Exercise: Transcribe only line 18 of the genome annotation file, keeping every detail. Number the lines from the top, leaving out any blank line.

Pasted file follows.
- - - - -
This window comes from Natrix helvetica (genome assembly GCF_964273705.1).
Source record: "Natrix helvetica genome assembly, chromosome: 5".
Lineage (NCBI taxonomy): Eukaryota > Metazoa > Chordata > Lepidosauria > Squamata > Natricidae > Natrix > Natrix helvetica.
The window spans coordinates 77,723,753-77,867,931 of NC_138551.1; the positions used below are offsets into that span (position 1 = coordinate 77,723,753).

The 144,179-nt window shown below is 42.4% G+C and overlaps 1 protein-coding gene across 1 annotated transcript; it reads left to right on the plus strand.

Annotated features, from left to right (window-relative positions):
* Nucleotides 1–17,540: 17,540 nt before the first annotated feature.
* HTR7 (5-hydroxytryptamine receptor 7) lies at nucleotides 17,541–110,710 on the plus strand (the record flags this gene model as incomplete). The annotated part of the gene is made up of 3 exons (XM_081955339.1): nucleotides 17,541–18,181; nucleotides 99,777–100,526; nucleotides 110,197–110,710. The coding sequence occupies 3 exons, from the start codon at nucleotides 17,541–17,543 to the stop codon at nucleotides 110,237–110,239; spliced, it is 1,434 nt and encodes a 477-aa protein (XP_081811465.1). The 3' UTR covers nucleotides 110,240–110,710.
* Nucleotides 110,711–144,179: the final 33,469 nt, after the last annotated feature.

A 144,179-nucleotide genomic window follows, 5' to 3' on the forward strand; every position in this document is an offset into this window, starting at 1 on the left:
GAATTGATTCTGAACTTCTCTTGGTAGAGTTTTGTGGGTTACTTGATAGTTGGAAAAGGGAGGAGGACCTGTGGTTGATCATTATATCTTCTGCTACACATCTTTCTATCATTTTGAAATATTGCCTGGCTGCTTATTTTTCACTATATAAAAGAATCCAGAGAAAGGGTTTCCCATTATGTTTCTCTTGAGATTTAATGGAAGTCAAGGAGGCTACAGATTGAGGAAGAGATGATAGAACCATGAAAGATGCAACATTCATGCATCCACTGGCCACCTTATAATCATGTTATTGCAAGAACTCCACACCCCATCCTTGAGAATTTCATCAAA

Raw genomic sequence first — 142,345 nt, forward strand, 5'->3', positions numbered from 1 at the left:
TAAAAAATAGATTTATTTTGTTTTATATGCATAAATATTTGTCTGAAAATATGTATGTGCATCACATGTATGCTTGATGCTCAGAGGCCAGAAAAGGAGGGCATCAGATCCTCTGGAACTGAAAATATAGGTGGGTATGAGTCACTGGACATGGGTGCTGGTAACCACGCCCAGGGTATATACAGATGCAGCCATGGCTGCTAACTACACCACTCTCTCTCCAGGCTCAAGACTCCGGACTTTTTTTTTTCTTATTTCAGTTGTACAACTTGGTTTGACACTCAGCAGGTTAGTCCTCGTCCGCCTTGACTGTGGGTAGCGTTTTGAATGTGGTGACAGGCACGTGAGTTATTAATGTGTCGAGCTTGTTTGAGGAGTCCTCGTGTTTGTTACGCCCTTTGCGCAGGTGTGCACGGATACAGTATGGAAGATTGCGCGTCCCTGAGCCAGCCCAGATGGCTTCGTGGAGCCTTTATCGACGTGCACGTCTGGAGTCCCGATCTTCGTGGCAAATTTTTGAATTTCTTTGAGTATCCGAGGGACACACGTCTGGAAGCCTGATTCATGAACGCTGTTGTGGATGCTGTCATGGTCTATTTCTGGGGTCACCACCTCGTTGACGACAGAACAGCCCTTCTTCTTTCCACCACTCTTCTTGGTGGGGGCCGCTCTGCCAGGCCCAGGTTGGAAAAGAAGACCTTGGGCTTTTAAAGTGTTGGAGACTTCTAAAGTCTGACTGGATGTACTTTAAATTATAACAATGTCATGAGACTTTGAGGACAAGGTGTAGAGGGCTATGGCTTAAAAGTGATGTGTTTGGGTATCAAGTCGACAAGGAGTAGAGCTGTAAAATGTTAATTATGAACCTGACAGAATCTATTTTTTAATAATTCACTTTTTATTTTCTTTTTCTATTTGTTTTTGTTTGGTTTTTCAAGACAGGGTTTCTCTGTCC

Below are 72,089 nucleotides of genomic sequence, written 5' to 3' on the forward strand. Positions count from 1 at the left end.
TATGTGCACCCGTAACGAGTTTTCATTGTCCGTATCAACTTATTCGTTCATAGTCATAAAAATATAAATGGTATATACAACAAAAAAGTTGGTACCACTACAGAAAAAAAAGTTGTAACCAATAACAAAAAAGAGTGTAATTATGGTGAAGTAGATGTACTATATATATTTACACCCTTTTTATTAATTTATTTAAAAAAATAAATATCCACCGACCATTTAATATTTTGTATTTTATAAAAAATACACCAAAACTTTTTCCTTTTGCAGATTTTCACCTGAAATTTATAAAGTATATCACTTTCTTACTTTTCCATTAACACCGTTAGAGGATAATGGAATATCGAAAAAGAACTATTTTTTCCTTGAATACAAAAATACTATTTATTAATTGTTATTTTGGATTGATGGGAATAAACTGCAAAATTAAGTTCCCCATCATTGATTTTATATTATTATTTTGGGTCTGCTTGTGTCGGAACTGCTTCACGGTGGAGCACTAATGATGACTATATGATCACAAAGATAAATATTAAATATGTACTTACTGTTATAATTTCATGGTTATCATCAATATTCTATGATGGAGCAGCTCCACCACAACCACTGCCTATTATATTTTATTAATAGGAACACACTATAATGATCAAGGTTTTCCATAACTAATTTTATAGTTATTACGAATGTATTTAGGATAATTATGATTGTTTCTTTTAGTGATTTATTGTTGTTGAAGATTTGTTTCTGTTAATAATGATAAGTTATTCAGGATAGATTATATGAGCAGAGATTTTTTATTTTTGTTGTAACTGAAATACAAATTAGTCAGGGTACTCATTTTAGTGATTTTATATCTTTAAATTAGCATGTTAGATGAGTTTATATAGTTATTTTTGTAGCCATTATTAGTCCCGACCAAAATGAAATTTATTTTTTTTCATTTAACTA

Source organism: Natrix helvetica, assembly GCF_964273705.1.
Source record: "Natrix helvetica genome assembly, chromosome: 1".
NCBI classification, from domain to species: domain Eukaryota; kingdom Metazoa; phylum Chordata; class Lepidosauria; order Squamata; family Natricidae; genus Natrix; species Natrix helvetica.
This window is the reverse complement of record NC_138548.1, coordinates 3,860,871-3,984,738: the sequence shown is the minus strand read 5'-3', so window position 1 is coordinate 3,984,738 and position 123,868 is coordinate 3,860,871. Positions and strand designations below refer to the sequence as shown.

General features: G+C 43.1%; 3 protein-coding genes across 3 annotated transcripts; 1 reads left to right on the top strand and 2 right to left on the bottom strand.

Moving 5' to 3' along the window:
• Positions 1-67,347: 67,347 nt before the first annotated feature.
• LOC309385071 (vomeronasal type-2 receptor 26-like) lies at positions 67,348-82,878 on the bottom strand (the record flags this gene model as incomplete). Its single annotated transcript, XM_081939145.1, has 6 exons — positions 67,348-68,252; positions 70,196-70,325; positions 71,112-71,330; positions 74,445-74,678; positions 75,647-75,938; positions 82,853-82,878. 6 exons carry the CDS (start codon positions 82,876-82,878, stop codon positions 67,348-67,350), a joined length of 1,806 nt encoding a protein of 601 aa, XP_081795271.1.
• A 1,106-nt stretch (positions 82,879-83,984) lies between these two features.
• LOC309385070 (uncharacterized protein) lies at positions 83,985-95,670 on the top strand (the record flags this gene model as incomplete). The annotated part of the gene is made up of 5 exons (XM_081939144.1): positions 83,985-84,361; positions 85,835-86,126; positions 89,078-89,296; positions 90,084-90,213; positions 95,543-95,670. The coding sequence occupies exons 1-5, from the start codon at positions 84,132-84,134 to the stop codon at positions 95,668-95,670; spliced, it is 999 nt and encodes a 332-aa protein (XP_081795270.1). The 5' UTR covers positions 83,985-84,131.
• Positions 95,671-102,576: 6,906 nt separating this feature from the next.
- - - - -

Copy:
NCBI classification, from domain to species: domain Eukaryota; kingdom Metazoa; phylum Chordata; class Lepidosauria; order Squamata; family Natricidae; genus Natrix; species Natrix helvetica.